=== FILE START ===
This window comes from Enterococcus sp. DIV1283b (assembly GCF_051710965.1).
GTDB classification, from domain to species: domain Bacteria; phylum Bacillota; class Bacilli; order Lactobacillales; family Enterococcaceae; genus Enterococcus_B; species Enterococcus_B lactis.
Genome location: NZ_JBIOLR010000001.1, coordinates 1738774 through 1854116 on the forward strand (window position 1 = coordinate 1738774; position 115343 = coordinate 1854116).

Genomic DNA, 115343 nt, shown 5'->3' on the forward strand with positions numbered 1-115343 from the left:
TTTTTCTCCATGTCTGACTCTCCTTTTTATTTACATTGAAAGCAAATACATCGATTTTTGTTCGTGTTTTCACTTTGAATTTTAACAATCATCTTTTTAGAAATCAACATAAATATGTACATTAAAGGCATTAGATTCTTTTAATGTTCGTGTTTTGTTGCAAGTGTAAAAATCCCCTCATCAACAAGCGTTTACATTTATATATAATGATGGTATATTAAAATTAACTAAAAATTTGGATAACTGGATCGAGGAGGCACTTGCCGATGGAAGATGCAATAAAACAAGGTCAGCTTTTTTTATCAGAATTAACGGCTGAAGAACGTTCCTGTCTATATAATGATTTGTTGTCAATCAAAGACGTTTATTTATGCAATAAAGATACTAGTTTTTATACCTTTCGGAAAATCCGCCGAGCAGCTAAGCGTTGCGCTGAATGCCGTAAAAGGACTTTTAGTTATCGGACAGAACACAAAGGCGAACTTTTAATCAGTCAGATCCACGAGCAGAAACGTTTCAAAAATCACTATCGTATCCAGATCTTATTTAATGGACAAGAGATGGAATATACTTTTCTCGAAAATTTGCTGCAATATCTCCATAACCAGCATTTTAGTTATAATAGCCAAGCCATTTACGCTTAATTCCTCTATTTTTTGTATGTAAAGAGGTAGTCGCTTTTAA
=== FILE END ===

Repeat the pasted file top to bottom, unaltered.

This window comes from Enterococcus sp. DIV1283b (assembly GCF_051710965.1).
GTDB classification, from domain to species: domain Bacteria; phylum Bacillota; class Bacilli; order Lactobacillales; family Enterococcaceae; genus Enterococcus_B; species Enterococcus_B lactis.
Genome location: NZ_JBIOLR010000001.1, coordinates 1738774 through 1854116 on the forward strand (window position 1 = coordinate 1738774; position 115343 = coordinate 1854116).

Genomic DNA, 115343 nt, shown 5'->3' on the forward strand with positions numbered 1-115343 from the left:
TTTTTCTCCATGTCTGACTCTCCTTTTTATTTACATTGAAAGCAAATACATCGATTTTTGTTCGTGTTTTCACTTTGAATTTTAACAATCATCTTTTTAGAAATCAACATAAATATGTACATTAAAGGCATTAGATTCTTTTAATGTTCGTGTTTTGTTGCAAGTGTAAAAATCCCCTCATCAACAAGCGTTTACATTTATATATAATGATGGTATATTAAAATTAACTAAAAATTTGGATAACTGGATCGAGGAGGCACTTGCCGATGGAAGATGCAATAAAACAAGGTCAGCTTTTTTTATCAGAATTAACGGCTGAAGAACGTTCCTGTCTATATAATGATTTGTTGTCAATCAAAGACGTTTATTTATGCAATAAAGATACTAGTTTTTATACCTTTCGGAAAATCCGCCGAGCAGCTAAGCGTTGCGCTGAATGCCGTAAAAGGACTTTTAGTTATCGGACAGAACACAAAGGCGAACTTTTAATCAGTCAGATCCACGAGCAGAAACGTTTCAAAAATCACTATCGTATCCAGATCTTATTTAATGGACAAGAGATGGAATATACTTTTCTCGAAAATTTGCTGCAATATCTCCATAACCAGCATTTTAGTTATAATAGCCAAGCCATTTACGCTTAATTCCTCTATTTTTTGTATGTAAAGAGGTAGTCGCTTTTAA